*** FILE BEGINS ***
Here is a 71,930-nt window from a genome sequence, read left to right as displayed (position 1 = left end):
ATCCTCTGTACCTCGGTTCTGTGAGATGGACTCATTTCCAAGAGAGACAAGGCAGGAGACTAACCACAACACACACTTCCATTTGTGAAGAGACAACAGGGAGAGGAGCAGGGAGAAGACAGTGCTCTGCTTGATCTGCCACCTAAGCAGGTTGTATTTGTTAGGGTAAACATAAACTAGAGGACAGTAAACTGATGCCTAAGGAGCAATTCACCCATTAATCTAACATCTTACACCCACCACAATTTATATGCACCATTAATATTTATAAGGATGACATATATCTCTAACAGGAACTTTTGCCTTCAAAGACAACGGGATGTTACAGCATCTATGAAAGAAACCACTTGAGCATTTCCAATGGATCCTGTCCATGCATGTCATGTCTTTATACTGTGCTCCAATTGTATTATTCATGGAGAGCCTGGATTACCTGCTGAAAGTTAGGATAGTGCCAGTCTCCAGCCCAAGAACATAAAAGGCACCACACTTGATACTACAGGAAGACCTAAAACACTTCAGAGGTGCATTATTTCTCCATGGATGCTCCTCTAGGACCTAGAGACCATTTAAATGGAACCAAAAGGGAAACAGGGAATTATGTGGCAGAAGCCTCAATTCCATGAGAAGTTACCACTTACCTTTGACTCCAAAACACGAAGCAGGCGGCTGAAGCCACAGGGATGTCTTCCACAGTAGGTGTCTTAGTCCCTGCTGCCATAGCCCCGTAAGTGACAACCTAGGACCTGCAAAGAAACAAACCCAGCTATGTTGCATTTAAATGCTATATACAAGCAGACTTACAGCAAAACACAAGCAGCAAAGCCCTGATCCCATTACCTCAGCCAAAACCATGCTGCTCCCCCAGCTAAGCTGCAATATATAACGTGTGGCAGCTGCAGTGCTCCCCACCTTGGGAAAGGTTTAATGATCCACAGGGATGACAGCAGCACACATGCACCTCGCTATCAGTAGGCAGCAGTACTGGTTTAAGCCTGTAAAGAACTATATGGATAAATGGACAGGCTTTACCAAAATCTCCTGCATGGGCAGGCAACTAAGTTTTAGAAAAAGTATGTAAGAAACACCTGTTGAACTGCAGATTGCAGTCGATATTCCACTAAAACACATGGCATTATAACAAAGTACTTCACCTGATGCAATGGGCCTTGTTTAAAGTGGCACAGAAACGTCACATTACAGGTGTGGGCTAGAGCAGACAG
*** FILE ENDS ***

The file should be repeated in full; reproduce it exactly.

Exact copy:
Here is a 71,930-nt window from a genome sequence, read left to right as displayed (position 1 = left end):
ATCCTCTGTACCTCGGTTCTGTGAGATGGACTCATTTCCAAGAGAGACAAGGCAGGAGACTAACCACAACACACACTTCCATTTGTGAAGAGACAACAGGGAGAGGAGCAGGGAGAAGACAGTGCTCTGCTTGATCTGCCACCTAAGCAGGTTGTATTTGTTAGGGTAAACATAAACTAGAGGACAGTAAACTGATGCCTAAGGAGCAATTCACCCATTAATCTAACATCTTACACCCACCACAATTTATATGCACCATTAATATTTATAAGGATGACATATATCTCTAACAGGAACTTTTGCCTTCAAAGACAACGGGATGTTACAGCATCTATGAAAGAAACCACTTGAGCATTTCCAATGGATCCTGTCCATGCATGTCATGTCTTTATACTGTGCTCCAATTGTATTATTCATGGAGAGCCTGGATTACCTGCTGAAAGTTAGGATAGTGCCAGTCTCCAGCCCAAGAACATAAAAGGCACCACACTTGATACTACAGGAAGACCTAAAACACTTCAGAGGTGCATTATTTCTCCATGGATGCTCCTCTAGGACCTAGAGACCATTTAAATGGAACCAAAAGGGAAACAGGGAATTATGTGGCAGAAGCCTCAATTCCATGAGAAGTTACCACTTACCTTTGACTCCAAAACACGAAGCAGGCGGCTGAAGCCACAGGGATGTCTTCCACAGTAGGTGTCTTAGTCCCTGCTGCCATAGCCCCGTAAGTGACAACCTAGGACCTGCAAAGAAACAAACCCAGCTATGTTGCATTTAAATGCTATATACAAGCAGACTTACAGCAAAACACAAGCAGCAAAGCCCTGATCCCATTACCTCAGCCAAAACCATGCTGCTCCCCCAGCTAAGCTGCAATATATAACGTGTGGCAGCTGCAGTGCTCCCCACCTTGGGAAAGGTTTAATGATCCACAGGGATGACAGCAGCACACATGCACCTCGCTATCAGTAGGCAGCAGTACTGGTTTAAGCCTGTAAAGAACTATATGGATAAATGGACAGGCTTTACCAAAATCTCCTGCATGGGCAGGCAACTAAGTTTTAGAAAAAGTATGTAAGAAACACCTGTTGAACTGCAGATTGCAGTCGATATTCCACTAAAACACATGGCATTATAACAAAGTACTTCACCTGATGCAATGGGCCTTGTTTAAAGTGGCACAGAAACGTCACATTACAGGTGTGGGCTAGAGCAGACAG